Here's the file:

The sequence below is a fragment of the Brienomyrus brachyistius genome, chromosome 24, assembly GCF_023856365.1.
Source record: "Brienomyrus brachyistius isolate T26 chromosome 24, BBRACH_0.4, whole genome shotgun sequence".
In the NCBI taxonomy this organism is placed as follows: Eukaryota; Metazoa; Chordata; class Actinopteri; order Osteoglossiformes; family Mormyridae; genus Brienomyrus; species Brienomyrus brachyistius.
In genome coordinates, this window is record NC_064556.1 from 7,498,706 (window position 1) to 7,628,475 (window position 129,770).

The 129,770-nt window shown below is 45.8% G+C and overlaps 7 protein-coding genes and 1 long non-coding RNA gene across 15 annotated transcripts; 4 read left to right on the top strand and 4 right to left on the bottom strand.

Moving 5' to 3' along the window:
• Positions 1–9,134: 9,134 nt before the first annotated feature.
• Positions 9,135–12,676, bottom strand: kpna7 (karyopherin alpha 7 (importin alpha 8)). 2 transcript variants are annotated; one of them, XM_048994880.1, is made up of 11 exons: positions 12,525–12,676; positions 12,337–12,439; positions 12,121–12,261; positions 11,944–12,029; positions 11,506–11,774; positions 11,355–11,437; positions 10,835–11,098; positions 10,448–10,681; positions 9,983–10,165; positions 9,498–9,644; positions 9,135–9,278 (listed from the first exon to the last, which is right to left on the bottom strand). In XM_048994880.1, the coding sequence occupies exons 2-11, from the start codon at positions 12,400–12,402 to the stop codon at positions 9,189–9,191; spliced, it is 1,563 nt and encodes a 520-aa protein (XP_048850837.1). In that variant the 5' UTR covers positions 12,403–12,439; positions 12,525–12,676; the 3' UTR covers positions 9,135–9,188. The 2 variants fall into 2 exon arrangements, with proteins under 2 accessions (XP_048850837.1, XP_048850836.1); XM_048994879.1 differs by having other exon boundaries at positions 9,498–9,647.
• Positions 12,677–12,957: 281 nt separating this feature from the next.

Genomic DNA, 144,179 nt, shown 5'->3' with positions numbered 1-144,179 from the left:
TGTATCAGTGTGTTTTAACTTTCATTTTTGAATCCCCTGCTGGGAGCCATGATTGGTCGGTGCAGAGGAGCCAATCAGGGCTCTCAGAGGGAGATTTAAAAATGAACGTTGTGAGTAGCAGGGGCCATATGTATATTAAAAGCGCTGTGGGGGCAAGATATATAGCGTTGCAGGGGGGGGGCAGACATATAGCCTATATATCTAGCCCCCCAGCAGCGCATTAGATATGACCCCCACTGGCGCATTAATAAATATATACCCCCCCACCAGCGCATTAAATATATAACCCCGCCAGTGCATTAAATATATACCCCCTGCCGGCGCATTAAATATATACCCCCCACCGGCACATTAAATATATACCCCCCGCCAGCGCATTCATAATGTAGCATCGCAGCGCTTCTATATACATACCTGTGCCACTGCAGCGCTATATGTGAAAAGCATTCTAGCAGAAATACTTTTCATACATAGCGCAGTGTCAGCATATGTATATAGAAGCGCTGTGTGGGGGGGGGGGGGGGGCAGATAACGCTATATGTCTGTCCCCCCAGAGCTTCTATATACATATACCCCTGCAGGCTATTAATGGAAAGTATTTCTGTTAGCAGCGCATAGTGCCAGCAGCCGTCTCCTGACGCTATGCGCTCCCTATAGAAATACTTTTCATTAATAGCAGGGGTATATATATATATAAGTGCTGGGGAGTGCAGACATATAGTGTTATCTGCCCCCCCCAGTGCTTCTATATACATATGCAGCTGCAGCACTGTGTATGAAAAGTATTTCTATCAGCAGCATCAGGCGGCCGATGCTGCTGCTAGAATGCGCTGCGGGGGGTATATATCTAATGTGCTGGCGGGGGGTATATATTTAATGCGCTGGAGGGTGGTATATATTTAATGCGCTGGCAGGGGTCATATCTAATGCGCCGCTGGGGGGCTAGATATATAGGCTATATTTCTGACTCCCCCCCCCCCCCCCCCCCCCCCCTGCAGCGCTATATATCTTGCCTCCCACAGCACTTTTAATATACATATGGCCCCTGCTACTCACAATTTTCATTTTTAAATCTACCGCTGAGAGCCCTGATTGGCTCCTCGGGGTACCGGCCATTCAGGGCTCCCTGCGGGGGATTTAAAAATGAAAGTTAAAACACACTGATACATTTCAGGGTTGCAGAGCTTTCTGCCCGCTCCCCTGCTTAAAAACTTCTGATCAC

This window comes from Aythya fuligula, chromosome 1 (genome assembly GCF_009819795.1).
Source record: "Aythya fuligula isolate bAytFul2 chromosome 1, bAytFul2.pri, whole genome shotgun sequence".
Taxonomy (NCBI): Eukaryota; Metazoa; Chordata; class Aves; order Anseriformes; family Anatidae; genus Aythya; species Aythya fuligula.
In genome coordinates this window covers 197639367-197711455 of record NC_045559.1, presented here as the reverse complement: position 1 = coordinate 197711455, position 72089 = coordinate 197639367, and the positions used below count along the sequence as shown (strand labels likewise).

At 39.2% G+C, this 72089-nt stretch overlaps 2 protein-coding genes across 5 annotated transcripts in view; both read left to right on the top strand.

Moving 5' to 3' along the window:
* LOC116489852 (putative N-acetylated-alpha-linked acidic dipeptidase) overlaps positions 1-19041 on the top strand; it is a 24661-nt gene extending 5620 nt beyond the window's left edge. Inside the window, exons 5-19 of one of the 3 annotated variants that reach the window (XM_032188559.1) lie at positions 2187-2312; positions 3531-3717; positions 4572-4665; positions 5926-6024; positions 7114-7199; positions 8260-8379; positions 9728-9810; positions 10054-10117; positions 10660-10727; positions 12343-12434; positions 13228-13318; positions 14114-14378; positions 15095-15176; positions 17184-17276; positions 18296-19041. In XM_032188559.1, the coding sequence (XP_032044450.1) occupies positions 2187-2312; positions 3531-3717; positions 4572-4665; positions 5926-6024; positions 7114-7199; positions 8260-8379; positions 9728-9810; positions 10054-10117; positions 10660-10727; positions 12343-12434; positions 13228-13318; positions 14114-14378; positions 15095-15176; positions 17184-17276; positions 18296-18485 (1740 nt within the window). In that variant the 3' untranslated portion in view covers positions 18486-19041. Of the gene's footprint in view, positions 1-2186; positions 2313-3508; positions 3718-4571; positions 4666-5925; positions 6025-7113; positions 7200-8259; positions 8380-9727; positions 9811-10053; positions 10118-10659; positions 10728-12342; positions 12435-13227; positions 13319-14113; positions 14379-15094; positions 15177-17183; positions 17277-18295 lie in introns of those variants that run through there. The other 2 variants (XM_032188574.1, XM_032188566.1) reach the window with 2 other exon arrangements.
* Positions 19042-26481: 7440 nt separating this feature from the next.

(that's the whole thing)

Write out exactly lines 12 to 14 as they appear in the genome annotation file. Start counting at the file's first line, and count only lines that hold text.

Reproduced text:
This window comes from Aythya fuligula, chromosome 1 (genome assembly GCF_009819795.1).
Source record: "Aythya fuligula isolate bAytFul2 chromosome 1, bAytFul2.pri, whole genome shotgun sequence".
Taxonomy (NCBI): Eukaryota; Metazoa; Chordata; class Aves; order Anseriformes; family Anatidae; genus Aythya; species Aythya fuligula.